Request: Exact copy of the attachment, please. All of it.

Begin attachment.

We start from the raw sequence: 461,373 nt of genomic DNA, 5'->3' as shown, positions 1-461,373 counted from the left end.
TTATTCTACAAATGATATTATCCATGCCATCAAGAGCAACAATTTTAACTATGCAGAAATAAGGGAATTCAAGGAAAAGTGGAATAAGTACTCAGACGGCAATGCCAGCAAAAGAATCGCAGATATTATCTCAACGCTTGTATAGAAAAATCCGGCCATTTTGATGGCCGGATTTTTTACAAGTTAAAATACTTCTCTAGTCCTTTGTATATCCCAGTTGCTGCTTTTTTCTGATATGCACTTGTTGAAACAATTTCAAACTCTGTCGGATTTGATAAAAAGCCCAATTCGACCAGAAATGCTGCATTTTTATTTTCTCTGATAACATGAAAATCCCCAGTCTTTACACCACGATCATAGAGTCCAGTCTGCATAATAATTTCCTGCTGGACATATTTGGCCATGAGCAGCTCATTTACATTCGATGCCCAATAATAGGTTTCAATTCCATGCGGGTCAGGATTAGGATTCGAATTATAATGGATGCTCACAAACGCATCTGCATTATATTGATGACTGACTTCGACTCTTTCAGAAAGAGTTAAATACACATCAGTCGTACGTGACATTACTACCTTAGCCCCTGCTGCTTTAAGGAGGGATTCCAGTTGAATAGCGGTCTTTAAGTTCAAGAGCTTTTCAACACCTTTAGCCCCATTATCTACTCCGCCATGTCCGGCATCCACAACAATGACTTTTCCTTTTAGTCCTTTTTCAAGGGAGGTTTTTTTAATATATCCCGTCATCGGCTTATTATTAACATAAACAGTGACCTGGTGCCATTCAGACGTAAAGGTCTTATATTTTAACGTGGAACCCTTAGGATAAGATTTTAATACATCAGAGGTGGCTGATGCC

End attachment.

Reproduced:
We start from the raw sequence: 461,373 nt of genomic DNA, 5'->3' as shown, positions 1-461,373 counted from the left end.
TTATTCTACAAATGATATTATCCATGCCATCAAGAGCAACAATTTTAACTATGCAGAAATAAGGGAATTCAAGGAAAAGTGGAATAAGTACTCAGACGGCAATGCCAGCAAAAGAATCGCAGATATTATCTCAACGCTTGTATAGAAAAATCCGGCCATTTTGATGGCCGGATTTTTTACAAGTTAAAATACTTCTCTAGTCCTTTGTATATCCCAGTTGCTGCTTTTTTCTGATATGCACTTGTTGAAACAATTTCAAACTCTGTCGGATTTGATAAAAAGCCCAATTCGACCAGAAATGCTGCATTTTTATTTTCTCTGATAACATGAAAATCCCCAGTCTTTACACCACGATCATAGAGTCCAGTCTGCATAATAATTTCCTGCTGGACATATTTGGCCATGAGCAGCTCATTTACATTCGATGCCCAATAATAGGTTTCAATTCCATGCGGGTCAGGATTAGGATTCGAATTATAATGGATGCTCACAAACGCATCTGCATTATATTGATGACTGACTTCGACTCTTTCAGAAAGAGTTAAATACACATCAGTCGTACGTGACATTACTACCTTAGCCCCTGCTGCTTTAAGGAGGGATTCCAGTTGAATAGCGGTCTTTAAGTTCAAGAGCTTTTCAACACCTTTAGCCCCATTATCTACTCCGCCATGTCCGGCATCCACAACAATGACTTTTCCTTTTAGTCCTTTTTCAAGGGAGGTTTTTTTAATATATCCCGTCATCGGCTTATTATTAACATAAACAGTGACCTGGTGCCATTCAGACGTAAAGGTCTTATATTTTAACGTGGAACCCTTAGGATAAGATTTTAATACATCAGAGGTGGCTGATGCC